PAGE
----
## Trigonometry (11th Edition) Clone

$$y=\frac{5\pi}{6}$$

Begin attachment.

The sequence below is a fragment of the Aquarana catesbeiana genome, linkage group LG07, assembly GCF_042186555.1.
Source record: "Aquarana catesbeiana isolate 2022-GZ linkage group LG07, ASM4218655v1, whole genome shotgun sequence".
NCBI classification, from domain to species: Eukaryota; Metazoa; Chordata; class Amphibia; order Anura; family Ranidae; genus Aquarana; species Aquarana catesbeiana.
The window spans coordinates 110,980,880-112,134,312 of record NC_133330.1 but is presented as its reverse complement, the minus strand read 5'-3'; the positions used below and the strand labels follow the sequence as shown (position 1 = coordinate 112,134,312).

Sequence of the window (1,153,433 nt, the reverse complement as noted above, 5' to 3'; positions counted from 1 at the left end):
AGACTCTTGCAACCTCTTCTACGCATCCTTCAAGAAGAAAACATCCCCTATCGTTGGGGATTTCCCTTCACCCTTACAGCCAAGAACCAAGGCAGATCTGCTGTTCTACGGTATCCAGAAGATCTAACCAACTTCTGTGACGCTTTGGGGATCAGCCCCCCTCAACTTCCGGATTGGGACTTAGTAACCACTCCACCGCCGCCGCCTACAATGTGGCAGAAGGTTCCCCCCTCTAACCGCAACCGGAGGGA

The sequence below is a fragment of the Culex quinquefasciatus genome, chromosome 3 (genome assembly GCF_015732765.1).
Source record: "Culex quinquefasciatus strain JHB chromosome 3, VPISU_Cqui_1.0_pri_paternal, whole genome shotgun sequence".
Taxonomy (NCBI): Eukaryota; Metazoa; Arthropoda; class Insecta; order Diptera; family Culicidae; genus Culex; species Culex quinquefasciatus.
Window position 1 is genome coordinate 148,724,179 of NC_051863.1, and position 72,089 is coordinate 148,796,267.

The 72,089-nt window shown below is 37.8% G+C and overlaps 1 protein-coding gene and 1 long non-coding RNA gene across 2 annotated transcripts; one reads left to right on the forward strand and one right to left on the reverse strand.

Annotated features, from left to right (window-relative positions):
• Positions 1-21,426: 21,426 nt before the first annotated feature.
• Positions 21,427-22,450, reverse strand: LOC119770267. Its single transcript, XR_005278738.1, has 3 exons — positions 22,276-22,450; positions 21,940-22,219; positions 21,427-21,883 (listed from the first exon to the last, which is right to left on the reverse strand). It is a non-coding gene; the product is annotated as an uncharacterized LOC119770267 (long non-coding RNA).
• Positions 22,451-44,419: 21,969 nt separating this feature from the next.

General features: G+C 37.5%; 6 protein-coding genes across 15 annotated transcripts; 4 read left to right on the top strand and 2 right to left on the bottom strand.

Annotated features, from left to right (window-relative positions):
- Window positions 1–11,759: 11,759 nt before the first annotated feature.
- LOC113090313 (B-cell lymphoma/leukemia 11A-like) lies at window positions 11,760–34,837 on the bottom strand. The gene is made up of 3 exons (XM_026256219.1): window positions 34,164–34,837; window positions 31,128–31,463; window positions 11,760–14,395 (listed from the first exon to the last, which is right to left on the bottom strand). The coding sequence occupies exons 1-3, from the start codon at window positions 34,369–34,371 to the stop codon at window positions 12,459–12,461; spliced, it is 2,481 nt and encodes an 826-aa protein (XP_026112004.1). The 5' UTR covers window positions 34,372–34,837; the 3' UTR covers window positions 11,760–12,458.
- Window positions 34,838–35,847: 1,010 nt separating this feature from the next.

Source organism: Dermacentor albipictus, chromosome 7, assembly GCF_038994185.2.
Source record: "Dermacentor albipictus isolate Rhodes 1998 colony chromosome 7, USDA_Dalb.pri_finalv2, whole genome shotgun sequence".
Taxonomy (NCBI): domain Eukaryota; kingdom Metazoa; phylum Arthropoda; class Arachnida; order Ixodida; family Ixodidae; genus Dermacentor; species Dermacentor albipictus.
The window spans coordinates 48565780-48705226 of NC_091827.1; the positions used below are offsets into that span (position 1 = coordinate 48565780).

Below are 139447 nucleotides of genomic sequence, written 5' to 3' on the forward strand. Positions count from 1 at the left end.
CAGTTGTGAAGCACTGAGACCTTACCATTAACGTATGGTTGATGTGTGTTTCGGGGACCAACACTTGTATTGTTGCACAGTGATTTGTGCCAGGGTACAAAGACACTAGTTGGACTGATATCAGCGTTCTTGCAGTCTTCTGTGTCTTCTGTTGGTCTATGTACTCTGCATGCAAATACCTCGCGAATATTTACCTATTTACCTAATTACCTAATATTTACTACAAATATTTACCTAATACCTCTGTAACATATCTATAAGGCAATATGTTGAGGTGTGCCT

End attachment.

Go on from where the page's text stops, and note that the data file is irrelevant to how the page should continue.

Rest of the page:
$$y=\sec^{-1}(-\frac{2\sqrt3}{3})$$ *Remember: $\sec^{-1}A=x$ means that $\sec x=A$ Therefore, to find $y$, we need to recall which value of $y$ would have $\sec y=-\frac{2\sqrt3}{3}$. Now, if you find it hard to relate to secant function, use the following identity to switch it to cosine: $$\cos y=\frac{1}{\sec y}=\frac{1}{-\frac{2\sqrt3}{3}}=-\frac{3}{2\sqrt3}=-\frac{\sqrt3}{2}$$ So an equivalent task is to find $y$ so that $\cos y=-\frac{\sqrt3}{2}$. $\cos y\lt0$ shows that we can find a value of $y$ in either quadrant II or III of the unit circle. The choice is arbitrary. I would choose quadrant II here. In quadrant II, $\frac{5\pi}{6}$ is the value of the angle with which $\cos(\frac{5\pi}{6})=-\frac{\sqrt3}{2}$, or similarly, $\sec(\frac{5\pi}{6})=-\frac{2\sqrt3}{3}$ Therefore, $$y=\frac{5\pi}{6}$$